IAML Roma 2016 – a Cambridge conference diary

Auditorium Parco della Musica

Auditorium Parco della Musica

Roma 2016 was my 10th IAML congress and I returned as usual full of enthusiasm. I would even dare go further and say that it felt like one of the most successful conferences since I first attended at San Sebastian in 1998, when I was the fresh and relatively young face from Antwerp Conservatoire Library.

I always enjoy the international conferences – very much so indeed – since they offer such a unique opportunity for professional development and networking. The topics are particularly wide ranging and whatever your specific interest in music libraries, archives and documentation centres may be, is bound to be covered. Most of the reports, blogs and conference diaries will confirm this! Many of the materials presented will be available on the congress webpage and the opening and plenary sessions were streamed live.

What made this congress different for me is that for the first time since joining IAML I was actively involved in events taking place at the conference. I have of course previously done some stints actively taking part in IAML, but, with the exception of the by now long forgotten reviews editing in Fontes, these took place on a national level rather than in “big” IAML.

So, currently I’m a member of the membership committee, secretary of the Section for Service and Training and very recently appointed chair of the Advocacy Committee. This meant that for me, the week pretty much took off at full speed with a working group of the Advocacy Committee where we discussed possible projects and ways forward. I would like to thank everyone for their input, both in person and otherwise. One of our first action points will be to improve our web presence, so for those of you who just clicked the link at the time this blog was published, watch this space!

The Section of Service and Training had two sessions at the conference. Normally each session has three presentations, but this year one of the slots was filled with an open discussion on what the Section does (and how and why) which turned out to be extremely useful. As far as presentations are concerned, I was particularly interested in the idea of academic staff having offices in the library. I may just have to pop over to Luzern one day to go and have a look…

San Filippo Neri collection at the Biblioteca Vallicelliana

San Filippo Neri collection at the Biblioteca Vallicelliana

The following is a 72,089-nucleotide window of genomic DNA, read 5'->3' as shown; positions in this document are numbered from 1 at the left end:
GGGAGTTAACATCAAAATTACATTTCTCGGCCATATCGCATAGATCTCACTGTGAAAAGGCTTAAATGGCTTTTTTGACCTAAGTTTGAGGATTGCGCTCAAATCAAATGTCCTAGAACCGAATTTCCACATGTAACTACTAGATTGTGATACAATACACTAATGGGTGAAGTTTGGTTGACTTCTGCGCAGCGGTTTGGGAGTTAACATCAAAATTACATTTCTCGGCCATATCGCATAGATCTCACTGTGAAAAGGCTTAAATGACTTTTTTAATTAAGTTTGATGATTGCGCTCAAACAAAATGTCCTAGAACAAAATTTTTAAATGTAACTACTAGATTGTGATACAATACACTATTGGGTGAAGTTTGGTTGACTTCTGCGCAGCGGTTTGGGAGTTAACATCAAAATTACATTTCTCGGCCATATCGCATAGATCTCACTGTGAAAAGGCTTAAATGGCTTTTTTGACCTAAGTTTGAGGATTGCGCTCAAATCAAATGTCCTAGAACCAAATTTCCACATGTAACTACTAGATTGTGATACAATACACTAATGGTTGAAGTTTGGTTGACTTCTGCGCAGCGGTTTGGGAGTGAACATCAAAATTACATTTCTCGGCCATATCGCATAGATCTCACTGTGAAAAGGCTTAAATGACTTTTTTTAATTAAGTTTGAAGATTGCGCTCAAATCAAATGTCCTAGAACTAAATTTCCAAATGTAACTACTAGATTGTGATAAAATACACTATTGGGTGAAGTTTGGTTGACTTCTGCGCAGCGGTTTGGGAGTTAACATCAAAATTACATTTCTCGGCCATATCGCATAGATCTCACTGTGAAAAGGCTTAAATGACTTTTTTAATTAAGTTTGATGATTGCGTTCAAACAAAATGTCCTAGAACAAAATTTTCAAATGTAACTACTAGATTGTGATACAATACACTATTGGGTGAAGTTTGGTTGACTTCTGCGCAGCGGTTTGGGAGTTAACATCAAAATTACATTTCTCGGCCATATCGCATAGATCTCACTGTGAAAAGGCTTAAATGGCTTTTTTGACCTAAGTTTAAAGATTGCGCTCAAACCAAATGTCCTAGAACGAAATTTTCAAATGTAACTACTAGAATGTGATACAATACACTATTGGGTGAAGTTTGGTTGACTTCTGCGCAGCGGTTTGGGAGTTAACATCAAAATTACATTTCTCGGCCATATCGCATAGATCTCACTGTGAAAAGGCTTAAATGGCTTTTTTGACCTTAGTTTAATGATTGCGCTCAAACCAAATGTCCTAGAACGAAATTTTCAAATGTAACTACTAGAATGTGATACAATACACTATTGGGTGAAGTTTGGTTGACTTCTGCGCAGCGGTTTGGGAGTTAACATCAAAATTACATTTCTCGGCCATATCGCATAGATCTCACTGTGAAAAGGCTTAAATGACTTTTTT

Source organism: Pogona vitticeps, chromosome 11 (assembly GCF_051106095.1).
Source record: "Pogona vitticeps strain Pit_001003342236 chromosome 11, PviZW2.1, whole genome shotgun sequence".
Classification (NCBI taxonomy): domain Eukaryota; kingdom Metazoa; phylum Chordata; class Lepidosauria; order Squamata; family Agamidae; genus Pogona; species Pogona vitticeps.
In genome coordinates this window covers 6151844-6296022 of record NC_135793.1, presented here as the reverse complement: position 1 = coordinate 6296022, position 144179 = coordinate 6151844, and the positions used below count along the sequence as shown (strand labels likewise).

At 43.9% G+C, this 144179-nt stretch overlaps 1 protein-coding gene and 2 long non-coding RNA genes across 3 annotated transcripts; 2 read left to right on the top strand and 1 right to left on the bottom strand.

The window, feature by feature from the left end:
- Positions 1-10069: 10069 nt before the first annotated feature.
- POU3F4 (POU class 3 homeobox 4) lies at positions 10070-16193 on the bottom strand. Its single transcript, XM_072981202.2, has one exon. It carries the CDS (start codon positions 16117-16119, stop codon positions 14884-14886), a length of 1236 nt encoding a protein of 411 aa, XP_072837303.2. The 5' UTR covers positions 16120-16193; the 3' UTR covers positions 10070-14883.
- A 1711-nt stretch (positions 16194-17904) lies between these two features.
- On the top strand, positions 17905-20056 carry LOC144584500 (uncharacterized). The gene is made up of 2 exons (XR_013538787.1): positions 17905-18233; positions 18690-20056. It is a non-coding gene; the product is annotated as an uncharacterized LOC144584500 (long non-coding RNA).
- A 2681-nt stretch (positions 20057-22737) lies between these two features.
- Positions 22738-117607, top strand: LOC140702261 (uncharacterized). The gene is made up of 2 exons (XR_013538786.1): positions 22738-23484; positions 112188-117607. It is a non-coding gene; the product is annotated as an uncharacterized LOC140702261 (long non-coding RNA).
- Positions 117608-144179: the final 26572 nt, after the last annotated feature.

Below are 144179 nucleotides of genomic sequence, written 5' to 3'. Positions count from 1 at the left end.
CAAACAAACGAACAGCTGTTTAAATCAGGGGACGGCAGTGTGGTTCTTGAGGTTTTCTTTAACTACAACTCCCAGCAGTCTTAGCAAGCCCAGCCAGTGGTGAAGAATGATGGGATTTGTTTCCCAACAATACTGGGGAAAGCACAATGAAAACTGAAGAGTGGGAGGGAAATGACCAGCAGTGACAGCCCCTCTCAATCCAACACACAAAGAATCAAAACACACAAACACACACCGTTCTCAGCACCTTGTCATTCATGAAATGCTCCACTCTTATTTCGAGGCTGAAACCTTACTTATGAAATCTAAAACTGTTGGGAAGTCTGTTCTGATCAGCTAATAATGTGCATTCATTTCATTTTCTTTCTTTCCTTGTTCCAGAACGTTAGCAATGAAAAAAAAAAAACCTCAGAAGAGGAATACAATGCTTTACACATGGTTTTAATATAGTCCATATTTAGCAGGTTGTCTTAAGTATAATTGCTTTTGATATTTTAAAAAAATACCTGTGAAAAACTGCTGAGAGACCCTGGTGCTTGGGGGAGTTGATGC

Before I leave you to enjoy other contributions from attendees, I would like to share just a few more impressions. I found the Auditorium Parco della Musica to be a very impressive concert venue with a genuine vibrant feel and offering a wide range of cultural activities. On the Wednesday afternoon attendees are offered the opportunity to join an excursion and have a break from the sessions and working meetings. This year I joined the group visiting libraries and archives in the centre of Rome. We were made very welcome and shown a wide range of items at the Biblioteca Casanatense, admired the beautiful building of the Archivio di Stato di Roma, and saw collections relating to San Filippo Nero at the Biblioteca Vallicelliana and the music archives held at the Oratorio di S. Filippo Neri.  The talks provided by library and archive staff were very informative and I learned a lot about how different libraries in Italy are funded and organised.

The congress ended as usual with a final dinner, which was a lovely occasion to say goodbye and, in between conversations, stare out from the roof terrace over the Forum Romanum.2016-07-08 20.25.24

 

Anna Pensaert, University of Cambridge

 

Advertisements
This entry was posted in News and tagged , , , . Bookmark the permalink.

Leave a Reply

Fill in your details below or click an icon to log in:

WordPress.com Logo

You are commenting using your WordPress.com account. Log Out / Change )

Twitter picture

You are commenting using your Twitter account. Log Out / Change )

Facebook photo

You are commenting using your Facebook account. Log Out / Change )

Google+ photo

You are commenting using your Google+ account. Log Out / Change )

Connecting to %s